Diving into the Realm of Misinformation and Conspiracy Theories
Misinformation is a significant problem nowadays and it has been shown to distort people’s views from what the facts or evidence suggests. Misinformation is false or inaccurate information that is spread for several reasons, many times due to carelessness or unintentionality, and sometimes for the benefit of the one spreading it. The concept of misinformation can be explained through Santosh Vijaykumar’s article, “Pseudoscience is taking over social media and putting us all at risk,” and through my personal experiences while evaluating the argument presented in the article.
Santosh Vijaykumar’s article can be used to explain several aspects surrounding misinformation and how it’s spread throughout social media platforms as it gives rise to problems today. There are negative effects that occur from this spread which introduces the concept of conspiracy theories that deny the obvious causes to something or give an alternate explanation that people will believe in due to their lack of information. The main point of the article besides the examples given is how misinformation may affect one’s behavior and society as well as how scientists are counteracting this spread. The article begins with a focus on one very clear example of misinformation such as climate change on YouTube and how many videos suggest against the idea of climate change even though researchers presented evidence stating otherwise. Another example showing the manipulation of information is the Nipah virus outbreak which caused chaos when false information spread throughout a social media platform called WhatsApp. Understanding that people use social media platforms to communicate and to also look for information from time to time, the algorithms in social media are being turned towards people that are skeptical about topics and then they see more misinformation as it is suggested for them. While there may be these examples of the negative effects that it creates, companies bring in fact checkers to make sure the misinformation can be countered. Through all these problems, the article suggests that scientists should act and come up with ways to effectively to maximize how they communicate the evidence to the public.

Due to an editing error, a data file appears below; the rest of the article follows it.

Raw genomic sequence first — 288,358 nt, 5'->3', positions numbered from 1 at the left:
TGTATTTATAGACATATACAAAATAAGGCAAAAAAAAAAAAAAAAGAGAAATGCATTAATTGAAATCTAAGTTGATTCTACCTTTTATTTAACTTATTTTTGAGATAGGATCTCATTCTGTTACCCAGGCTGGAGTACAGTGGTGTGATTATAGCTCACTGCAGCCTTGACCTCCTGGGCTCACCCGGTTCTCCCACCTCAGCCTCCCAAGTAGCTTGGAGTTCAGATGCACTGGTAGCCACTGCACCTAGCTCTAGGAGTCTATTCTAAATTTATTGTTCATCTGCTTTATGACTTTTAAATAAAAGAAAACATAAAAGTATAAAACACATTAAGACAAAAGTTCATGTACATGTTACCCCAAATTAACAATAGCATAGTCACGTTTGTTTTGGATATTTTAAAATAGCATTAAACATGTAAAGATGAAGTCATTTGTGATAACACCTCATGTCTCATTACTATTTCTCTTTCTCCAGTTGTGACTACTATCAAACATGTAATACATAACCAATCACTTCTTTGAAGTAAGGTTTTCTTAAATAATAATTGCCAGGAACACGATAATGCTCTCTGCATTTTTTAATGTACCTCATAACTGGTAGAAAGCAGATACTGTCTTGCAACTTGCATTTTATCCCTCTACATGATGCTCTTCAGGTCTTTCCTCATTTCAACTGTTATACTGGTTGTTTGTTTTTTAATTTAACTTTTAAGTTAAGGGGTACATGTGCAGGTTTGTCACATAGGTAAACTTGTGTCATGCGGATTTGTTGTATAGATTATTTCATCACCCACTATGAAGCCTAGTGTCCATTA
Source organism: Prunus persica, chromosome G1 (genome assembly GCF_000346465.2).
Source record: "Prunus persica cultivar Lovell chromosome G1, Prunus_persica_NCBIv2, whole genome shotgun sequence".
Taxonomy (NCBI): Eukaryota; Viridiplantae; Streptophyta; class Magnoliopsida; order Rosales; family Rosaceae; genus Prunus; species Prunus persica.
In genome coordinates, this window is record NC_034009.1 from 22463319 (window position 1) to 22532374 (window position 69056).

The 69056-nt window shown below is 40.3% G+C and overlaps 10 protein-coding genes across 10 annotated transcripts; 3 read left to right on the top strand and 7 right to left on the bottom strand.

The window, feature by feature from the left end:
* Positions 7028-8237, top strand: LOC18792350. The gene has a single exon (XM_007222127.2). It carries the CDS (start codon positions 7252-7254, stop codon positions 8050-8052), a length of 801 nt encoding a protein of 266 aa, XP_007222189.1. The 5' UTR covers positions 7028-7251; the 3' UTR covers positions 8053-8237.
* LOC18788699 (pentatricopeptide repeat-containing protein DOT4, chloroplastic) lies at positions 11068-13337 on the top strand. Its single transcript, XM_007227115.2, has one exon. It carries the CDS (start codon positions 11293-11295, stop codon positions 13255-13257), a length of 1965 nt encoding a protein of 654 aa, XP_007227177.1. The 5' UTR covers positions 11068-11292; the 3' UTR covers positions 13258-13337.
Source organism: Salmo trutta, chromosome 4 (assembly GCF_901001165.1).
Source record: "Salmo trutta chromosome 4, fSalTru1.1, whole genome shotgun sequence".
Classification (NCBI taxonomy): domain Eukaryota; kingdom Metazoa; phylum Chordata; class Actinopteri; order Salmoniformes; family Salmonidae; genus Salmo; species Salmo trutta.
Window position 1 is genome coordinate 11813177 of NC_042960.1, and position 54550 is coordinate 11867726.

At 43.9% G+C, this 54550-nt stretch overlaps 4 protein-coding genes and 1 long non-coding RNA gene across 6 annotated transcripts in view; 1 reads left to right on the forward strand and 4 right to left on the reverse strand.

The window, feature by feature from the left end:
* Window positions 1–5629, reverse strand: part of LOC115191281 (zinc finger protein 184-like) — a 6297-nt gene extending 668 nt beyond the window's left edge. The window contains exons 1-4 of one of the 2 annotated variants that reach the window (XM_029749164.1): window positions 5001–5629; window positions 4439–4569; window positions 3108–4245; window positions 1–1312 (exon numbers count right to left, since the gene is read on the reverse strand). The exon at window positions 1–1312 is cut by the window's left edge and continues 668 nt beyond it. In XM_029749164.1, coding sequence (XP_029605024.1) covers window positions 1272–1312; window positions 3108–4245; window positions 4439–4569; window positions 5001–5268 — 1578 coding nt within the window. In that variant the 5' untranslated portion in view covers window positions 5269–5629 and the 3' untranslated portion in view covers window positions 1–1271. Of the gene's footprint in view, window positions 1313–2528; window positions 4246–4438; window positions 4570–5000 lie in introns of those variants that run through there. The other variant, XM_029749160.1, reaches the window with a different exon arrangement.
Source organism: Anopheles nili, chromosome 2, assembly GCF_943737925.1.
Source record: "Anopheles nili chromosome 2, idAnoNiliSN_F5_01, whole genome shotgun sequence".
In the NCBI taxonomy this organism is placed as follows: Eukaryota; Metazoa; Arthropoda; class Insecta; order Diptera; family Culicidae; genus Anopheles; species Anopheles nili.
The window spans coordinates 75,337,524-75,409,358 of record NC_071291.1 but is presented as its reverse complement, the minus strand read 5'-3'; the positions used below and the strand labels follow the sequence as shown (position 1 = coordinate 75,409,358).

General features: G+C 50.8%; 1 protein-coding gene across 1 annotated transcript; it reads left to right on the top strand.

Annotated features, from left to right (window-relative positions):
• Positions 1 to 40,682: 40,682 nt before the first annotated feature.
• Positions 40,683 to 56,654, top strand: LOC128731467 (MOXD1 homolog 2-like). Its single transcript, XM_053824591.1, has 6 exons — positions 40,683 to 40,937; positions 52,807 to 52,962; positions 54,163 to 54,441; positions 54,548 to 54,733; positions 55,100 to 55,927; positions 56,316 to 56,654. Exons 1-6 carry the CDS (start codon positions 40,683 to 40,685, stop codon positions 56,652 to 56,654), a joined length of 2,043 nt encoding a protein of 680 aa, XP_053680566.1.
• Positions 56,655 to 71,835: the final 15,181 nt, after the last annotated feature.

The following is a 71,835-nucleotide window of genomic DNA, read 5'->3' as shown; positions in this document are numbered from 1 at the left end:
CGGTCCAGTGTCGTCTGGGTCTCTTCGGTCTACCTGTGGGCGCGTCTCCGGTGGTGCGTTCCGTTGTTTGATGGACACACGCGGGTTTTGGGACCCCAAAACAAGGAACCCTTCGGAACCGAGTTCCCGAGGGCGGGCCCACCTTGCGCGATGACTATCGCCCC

The article states that scientists need to counteract the spread of misinformation and that we should be worried about how this problem can affect society and people’s behavior. As shown in the summary above, Vijaykumar uses the example of climate change to draw the readers in as it is globally talked about topic. Right after, there is a transition to evidence about a study which reinforces one of the problems that arose, conspiracy theories on climate change. The technique used is logos, showing that there is evidence to support the climate change example is logically appealing to the readers. People accept misinformation as they only look for information and beliefs that fall in line with what is in their mind and only pull that out which is confirmation bias. Through social media algorithms, the public is consistently going through the action of confirmation bias which helps to reinforce the “acceptance of misinformation”. The article rhetorically questions the readers to how one counteracts the consistent flow of misinformation.